The banana weevil borer, Cosmopolites sordidus
Germar (Coleoptera: Curculionidae), is a nocturnal pest and larvae tunnel into banana rhizomes. Infestation and damage are assessed mainly by pseudostem trapping of adults, and the determination of coefficient of infestation. Deficiencies of these methods were identified and field experiments and destructive sampling of bananas carried out to answer some of the questions raised.
Variations in trapping conditions, such as trap length, placement, duration of trapping, and soil moisture conditions significantly influenced weevil catches in pseudostem traps. The relationship between external rhizome tunneling, indexed as percent Coefficient of Infestation (PCI), and internal rhizome damage by C. sordidus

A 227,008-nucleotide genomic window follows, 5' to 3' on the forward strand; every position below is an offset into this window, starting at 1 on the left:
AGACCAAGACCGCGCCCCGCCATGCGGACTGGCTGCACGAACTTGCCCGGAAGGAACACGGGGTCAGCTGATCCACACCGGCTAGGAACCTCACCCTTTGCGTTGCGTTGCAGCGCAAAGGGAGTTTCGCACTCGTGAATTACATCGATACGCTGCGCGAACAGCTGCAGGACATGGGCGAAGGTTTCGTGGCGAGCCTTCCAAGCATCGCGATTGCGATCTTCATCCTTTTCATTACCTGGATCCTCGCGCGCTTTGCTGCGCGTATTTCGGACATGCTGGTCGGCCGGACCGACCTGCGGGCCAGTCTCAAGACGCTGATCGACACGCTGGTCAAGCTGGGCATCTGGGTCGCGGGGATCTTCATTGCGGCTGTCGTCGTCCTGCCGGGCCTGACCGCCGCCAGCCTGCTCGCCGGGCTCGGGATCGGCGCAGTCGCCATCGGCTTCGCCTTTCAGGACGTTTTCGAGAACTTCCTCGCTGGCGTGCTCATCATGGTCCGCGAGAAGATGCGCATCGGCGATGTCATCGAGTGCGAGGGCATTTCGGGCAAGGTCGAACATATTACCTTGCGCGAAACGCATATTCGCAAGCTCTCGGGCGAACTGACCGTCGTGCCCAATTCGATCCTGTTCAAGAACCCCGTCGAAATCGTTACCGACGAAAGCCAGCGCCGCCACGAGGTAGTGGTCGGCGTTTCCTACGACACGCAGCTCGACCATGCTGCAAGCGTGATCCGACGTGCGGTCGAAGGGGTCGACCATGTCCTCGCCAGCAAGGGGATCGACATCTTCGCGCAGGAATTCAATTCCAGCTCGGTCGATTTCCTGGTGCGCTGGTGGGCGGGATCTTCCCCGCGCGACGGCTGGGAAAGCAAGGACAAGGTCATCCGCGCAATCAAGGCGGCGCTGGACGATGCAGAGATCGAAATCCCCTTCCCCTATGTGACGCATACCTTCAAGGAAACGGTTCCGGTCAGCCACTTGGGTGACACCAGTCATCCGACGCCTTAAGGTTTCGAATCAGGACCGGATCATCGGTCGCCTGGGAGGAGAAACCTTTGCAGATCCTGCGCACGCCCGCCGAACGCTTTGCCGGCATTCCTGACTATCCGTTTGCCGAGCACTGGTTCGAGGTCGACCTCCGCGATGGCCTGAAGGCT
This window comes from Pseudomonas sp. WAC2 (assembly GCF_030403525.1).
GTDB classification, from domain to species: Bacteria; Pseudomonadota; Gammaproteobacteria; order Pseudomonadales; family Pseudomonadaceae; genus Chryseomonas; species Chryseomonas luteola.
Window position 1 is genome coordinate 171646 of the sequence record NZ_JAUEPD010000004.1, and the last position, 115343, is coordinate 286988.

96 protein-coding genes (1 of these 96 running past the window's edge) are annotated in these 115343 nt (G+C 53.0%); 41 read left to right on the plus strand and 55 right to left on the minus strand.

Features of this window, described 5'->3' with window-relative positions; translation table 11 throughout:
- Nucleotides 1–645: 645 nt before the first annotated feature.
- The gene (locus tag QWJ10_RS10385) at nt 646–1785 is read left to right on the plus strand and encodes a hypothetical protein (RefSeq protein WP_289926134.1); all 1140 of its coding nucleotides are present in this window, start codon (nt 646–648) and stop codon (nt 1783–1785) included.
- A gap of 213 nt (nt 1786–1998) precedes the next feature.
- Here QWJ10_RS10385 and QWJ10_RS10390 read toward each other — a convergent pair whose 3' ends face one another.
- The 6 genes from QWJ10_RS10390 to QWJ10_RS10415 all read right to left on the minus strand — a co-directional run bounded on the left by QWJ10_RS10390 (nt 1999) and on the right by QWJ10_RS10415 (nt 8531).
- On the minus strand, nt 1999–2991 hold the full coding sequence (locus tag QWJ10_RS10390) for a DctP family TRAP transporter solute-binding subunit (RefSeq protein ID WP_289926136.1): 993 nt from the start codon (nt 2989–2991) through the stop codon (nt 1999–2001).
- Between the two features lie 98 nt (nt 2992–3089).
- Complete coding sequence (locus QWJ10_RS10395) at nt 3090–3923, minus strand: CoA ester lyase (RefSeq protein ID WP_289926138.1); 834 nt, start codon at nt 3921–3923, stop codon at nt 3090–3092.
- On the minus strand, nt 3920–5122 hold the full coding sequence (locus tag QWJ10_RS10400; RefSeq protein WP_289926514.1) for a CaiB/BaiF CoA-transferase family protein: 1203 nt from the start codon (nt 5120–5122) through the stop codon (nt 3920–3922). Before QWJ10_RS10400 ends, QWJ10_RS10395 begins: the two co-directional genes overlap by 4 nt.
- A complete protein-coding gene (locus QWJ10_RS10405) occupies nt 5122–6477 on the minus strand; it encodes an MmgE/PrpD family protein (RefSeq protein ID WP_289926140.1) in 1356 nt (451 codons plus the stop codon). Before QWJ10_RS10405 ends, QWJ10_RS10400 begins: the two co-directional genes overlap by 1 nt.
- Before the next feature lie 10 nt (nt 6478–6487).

varied among the banana types and with the parameters used to quantify damage. There was also a poor correlation between weevil trap catches and rhizome damage.
For trap to be statistically comparable, trap size and trapping conditions should be defined and standardized. Proper use of the PCI requires that correlations between external tunneling and internal rhizome damage be established for a given banana type of cultivar.